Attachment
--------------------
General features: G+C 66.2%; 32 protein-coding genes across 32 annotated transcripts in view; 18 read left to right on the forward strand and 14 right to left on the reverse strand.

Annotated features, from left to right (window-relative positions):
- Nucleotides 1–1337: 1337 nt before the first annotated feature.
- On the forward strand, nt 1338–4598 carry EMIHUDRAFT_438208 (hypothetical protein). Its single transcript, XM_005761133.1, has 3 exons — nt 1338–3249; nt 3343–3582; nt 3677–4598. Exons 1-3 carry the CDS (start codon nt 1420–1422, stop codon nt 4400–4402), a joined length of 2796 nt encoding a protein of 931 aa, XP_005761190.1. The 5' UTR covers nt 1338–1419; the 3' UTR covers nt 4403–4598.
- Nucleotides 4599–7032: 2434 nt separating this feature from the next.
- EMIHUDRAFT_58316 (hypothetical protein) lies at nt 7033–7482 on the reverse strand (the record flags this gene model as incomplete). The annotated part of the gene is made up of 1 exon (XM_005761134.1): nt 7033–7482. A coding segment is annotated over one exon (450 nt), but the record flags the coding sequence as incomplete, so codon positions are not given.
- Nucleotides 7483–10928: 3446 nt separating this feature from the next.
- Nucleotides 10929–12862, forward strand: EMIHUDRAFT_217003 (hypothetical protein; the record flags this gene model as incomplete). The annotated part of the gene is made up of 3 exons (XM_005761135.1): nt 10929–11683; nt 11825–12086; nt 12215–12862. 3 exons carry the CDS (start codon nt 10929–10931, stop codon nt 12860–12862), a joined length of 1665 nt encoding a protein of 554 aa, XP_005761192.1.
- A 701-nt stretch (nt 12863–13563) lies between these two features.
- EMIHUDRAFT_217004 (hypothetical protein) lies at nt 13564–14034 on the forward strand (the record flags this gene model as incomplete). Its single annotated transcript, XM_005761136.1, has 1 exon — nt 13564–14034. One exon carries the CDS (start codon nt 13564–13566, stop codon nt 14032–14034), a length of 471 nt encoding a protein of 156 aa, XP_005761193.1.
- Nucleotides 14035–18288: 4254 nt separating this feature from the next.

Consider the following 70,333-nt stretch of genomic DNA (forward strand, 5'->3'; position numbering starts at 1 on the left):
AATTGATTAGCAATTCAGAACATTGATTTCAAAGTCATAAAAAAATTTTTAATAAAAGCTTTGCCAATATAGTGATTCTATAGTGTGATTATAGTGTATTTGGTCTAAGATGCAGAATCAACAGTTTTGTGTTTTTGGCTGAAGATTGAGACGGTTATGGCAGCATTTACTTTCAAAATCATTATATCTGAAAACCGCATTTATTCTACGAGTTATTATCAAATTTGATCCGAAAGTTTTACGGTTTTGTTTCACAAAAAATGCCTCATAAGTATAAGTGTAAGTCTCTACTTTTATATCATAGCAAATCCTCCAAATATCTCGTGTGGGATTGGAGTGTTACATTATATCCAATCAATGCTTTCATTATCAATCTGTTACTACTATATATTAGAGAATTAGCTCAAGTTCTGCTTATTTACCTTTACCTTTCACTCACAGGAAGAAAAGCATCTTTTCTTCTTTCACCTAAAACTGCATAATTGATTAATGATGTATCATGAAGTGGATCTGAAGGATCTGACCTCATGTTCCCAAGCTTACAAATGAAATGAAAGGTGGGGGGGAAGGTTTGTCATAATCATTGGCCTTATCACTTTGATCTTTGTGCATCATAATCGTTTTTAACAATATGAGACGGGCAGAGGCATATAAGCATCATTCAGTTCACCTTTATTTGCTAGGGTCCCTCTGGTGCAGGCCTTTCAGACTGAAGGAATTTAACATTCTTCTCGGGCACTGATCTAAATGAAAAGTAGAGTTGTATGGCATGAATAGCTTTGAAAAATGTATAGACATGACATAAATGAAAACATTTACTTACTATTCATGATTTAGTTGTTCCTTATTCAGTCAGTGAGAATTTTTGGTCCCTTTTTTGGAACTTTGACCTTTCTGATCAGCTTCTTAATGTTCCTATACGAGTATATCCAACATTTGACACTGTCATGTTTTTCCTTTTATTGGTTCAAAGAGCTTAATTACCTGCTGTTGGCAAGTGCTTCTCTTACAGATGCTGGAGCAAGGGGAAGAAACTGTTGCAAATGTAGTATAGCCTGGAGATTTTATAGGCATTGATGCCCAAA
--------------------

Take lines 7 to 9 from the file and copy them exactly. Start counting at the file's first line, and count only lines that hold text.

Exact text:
- Nucleotides 7483–10928: 3446 nt separating this feature from the next.
- Nucleotides 10929–12862, forward strand: EMIHUDRAFT_217003 (hypothetical protein; the record flags this gene model as incomplete). The annotated part of the gene is made up of 3 exons (XM_005761135.1): nt 10929–11683; nt 11825–12086; nt 12215–12862. 3 exons carry the CDS (start codon nt 10929–10931, stop codon nt 12860–12862), a joined length of 1665 nt encoding a protein of 554 aa, XP_005761192.1.
- A 701-nt stretch (nt 12863–13563) lies between these two features.